Perhaps it is just me, but it seems as if the Republican Party has begun to take a very odd turn.
The day Terri Schiavo died, House Majority Leader Thomas DeLay (R-Texas) said, “The time will come for the men responsible for this to answer for their behavior.”
Although he later apologized when many Americans found his statement distasteful, he still remains convinced that America is under siege from a “judiciary run amok.”
Meanwhile, Senate Majority Leader Bill Frist (R-Tenn.) is claiming that Democrats are against “people of faith” because they did not vote to confirm 10 out of President Bush’s 214 nominees for the judiciary.
To put the views of these men in perspective, in an interview earlier this week, DeLay also said, “The reason we had a right to privacy is because Congress didn’t stop (the judiciary).”
This was certainly a surprise to me. It is true that there is no amendment in the Constitution that says that there is a right to privacy.
At least, that would be the case if you ignored the Fourth Amendment, which tells us “The right of the people to be secure in their persons, houses, papers and effects, against unreasonable searches and seizures, shall not be violated.”
However, it is not the purpose of the Constitution to list all of a person’s rights.
The Ninth Amendment notes, “the enumeration in the Constitution, of certain rights, shall not be construed to deny or disparage others retained by the people.”
Americans do not have rights because they are listed in the Constitution; Americans have rights because, like all people, “they are endowed with certain unalienable rights from their Creator.”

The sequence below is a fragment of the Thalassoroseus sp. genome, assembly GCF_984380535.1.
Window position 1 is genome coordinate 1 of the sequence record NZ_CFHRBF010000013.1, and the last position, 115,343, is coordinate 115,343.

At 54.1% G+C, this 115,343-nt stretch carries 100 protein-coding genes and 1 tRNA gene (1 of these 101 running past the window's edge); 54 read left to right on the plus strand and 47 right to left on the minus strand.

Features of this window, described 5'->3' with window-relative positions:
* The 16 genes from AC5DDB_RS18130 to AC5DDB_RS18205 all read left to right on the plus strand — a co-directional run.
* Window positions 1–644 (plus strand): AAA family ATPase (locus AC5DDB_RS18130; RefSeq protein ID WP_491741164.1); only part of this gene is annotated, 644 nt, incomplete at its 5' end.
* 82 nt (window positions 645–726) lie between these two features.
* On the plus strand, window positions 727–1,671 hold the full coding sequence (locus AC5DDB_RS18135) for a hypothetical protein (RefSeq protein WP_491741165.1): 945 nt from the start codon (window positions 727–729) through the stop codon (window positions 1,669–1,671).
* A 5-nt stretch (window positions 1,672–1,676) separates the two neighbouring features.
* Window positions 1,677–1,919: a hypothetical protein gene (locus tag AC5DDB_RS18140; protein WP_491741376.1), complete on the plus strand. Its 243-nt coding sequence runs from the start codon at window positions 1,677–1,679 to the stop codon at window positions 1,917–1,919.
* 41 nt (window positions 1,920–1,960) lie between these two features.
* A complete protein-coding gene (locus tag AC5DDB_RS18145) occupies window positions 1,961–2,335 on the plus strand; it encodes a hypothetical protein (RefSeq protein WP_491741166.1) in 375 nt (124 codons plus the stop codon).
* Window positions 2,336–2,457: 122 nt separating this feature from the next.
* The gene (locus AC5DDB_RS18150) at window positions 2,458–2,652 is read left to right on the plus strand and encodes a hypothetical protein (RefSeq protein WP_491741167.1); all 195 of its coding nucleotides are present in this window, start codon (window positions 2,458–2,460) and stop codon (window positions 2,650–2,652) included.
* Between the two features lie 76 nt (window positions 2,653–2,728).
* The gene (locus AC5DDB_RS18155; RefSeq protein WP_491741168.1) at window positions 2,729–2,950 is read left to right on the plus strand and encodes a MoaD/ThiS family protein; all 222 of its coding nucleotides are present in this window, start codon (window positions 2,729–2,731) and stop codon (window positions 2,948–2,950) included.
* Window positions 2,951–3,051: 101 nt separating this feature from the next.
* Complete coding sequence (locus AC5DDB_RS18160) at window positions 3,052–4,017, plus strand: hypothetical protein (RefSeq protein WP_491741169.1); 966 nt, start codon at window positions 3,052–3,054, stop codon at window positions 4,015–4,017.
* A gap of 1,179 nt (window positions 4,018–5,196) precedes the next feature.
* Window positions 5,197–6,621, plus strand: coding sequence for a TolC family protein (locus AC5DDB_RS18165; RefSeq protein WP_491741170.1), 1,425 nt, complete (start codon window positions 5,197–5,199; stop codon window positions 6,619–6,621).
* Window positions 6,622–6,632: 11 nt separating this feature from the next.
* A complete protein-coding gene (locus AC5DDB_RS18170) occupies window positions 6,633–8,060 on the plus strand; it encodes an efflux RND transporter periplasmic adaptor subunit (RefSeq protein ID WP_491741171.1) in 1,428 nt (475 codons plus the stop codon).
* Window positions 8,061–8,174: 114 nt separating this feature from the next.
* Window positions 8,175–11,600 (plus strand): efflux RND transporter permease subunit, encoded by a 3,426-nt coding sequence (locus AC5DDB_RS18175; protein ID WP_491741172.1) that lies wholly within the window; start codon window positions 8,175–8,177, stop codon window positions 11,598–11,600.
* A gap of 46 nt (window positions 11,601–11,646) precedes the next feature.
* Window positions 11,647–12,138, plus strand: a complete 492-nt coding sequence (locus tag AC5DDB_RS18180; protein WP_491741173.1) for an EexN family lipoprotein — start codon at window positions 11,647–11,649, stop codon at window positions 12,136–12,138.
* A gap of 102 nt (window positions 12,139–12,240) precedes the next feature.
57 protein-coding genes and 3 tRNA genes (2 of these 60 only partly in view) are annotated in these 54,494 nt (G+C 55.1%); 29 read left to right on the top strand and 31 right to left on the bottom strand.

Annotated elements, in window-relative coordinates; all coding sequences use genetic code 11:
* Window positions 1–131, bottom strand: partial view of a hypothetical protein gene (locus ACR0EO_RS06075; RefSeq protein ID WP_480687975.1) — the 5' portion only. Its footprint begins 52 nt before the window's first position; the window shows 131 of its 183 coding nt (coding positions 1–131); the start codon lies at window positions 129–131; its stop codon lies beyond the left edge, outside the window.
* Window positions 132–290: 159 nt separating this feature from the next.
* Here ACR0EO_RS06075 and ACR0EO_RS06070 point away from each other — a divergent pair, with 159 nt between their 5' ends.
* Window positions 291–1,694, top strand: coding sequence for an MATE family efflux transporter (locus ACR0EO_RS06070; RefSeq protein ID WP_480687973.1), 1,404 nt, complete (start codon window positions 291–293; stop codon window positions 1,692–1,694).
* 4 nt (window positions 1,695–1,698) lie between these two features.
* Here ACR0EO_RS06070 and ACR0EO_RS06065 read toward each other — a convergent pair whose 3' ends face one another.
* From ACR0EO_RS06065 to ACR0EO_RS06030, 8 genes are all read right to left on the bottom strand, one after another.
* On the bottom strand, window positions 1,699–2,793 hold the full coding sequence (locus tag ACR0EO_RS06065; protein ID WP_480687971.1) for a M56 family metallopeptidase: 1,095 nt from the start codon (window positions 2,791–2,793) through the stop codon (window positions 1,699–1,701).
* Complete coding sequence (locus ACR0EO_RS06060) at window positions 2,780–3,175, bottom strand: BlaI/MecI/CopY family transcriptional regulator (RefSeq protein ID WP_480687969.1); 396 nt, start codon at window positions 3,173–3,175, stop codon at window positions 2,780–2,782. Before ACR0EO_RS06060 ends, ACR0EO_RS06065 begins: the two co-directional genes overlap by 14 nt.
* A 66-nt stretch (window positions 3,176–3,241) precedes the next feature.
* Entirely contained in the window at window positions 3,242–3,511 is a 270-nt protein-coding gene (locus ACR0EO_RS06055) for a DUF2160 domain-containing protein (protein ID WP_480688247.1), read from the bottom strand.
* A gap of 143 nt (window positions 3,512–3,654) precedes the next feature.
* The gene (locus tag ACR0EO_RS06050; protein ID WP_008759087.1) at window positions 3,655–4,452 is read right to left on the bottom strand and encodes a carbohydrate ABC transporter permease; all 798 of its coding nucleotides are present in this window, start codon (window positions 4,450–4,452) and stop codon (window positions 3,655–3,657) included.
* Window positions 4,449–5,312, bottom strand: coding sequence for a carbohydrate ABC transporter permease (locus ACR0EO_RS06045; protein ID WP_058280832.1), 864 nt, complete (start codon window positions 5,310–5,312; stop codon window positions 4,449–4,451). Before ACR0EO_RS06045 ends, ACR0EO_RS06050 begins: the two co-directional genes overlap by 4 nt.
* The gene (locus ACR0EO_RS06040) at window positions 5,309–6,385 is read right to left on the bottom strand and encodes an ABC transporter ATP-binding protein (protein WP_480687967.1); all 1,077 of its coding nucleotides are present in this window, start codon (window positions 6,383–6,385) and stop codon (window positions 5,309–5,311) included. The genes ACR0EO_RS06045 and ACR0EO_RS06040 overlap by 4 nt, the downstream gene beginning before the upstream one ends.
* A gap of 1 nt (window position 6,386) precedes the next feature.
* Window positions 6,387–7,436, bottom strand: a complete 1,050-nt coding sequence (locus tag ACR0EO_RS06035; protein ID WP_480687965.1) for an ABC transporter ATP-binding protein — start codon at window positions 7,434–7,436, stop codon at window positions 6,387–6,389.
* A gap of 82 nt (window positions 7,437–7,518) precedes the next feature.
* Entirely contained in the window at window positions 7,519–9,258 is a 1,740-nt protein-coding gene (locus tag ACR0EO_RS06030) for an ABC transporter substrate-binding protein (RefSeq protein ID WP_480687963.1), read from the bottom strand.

If DeLay is in error, he is certainly not the only Republican. Sen. Rick Santorum (R-Penn.), a possible candidate for the presidency, also feels that there is no constitutional right to privacy.
Similarly, Rep. Lamar Smith (R-Texas) claims the courts have conducted a methodical “assault on religion” for decades.
This represents a new and disturbing change in American politics.
Based on these actions, we are left with two likely conclusions. The first is that many important people in the Republican party do not understand the Constitution narrowly lists the rights of the government to make laws, not all the rights and priveleges of individuals.
The second is that these representatives and senators do understand how the Constitution works, but are choosing to ignore it for their own political gain.
I will let you decide which you find to be more disturbing.
It is clear that the problem these politicians have is not that the courts are disobeying the Constitution and American law, but rather that the courts aren’t supporting their views.
Take, for instance, the Schiavo case.
Given that every single judge who ruled on the case sided with Terri’s husband Michael, it seems logical to conclude that the courts found him legally correct.
If this is the case, wasn’t DeLay’s problem that the courts weren’t helping him in getting the results he sought (and not that they had committed some kind of legal error)?
It is true that some courts have, in recent years, made decisions that have been unpopular with the majority of Americans.
I was among those who were surprised when the Ninth Circuit Federal Court declared being made to say the Pledge of Allegiance in public schools was unconstitutional.
But this decision was later overruled by a superior court, proving that the system of checks and balances established in the Constitution still works.
With regard to those infamous “activist judges” and their attempts to ram same-sex marriages down the throats of Americans, it is worth noting that the Oregon Supreme Court declared same-sex marriage licenses issued by a county in Oregon invalid.
Strangely, the people who have been protesting activist judges elsewhere in America are silent when an activist court makes a decision they agree with.
It is clear that what men and women like DeLay mean to say is that the courts are not siding with Republicans, not that the judiciary is disobeying the Constitution.
And when they do not get judges who rule what they want, they raise threats of impeachment or of cutting funding for courts that do obey their whim.
All Americans, whatever their affiliation, should be worried about this. America’s system of checks and balances has been a model for the constitutions of nations across the globe.
It would be a shame to see it destroyed because of paranoid delusions about attacks upon organized religion.